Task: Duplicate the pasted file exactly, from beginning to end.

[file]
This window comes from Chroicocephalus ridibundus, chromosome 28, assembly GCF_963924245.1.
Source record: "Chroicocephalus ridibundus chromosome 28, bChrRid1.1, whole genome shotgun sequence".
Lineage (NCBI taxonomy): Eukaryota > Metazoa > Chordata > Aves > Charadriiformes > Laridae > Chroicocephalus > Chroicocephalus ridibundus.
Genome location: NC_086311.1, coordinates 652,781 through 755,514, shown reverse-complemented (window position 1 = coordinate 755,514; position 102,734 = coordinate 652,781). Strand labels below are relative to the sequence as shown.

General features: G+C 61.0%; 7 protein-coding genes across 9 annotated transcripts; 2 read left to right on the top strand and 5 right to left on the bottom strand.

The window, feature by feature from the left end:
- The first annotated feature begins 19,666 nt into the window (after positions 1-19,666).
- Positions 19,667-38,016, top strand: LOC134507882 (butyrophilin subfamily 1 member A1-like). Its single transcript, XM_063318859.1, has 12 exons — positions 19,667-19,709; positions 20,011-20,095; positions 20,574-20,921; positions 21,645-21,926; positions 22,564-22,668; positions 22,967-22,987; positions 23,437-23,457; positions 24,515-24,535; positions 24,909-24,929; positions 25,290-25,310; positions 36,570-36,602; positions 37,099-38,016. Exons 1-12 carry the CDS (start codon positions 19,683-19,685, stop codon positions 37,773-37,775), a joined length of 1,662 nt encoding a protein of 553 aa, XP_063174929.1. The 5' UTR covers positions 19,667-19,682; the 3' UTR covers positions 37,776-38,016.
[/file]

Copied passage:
This window comes from Chroicocephalus ridibundus, chromosome 28, assembly GCF_963924245.1.
Source record: "Chroicocephalus ridibundus chromosome 28, bChrRid1.1, whole genome shotgun sequence".
Lineage (NCBI taxonomy): Eukaryota > Metazoa > Chordata > Aves > Charadriiformes > Laridae > Chroicocephalus > Chroicocephalus ridibundus.
Genome location: NC_086311.1, coordinates 652,781 through 755,514, shown reverse-complemented (window position 1 = coordinate 755,514; position 102,734 = coordinate 652,781). Strand labels below are relative to the sequence as shown.

General features: G+C 61.0%; 7 protein-coding genes across 9 annotated transcripts; 2 read left to right on the top strand and 5 right to left on the bottom strand.

The window, feature by feature from the left end:
- The first annotated feature begins 19,666 nt into the window (after positions 1-19,666).
- Positions 19,667-38,016, top strand: LOC134507882 (butyrophilin subfamily 1 member A1-like). Its single transcript, XM_063318859.1, has 12 exons — positions 19,667-19,709; positions 20,011-20,095; positions 20,574-20,921; positions 21,645-21,926; positions 22,564-22,668; positions 22,967-22,987; positions 23,437-23,457; positions 24,515-24,535; positions 24,909-24,929; positions 25,290-25,310; positions 36,570-36,602; positions 37,099-38,016. Exons 1-12 carry the CDS (start codon positions 19,683-19,685, stop codon positions 37,773-37,775), a joined length of 1,662 nt encoding a protein of 553 aa, XP_063174929.1. The 5' UTR covers positions 19,667-19,682; the 3' UTR covers positions 37,776-38,016.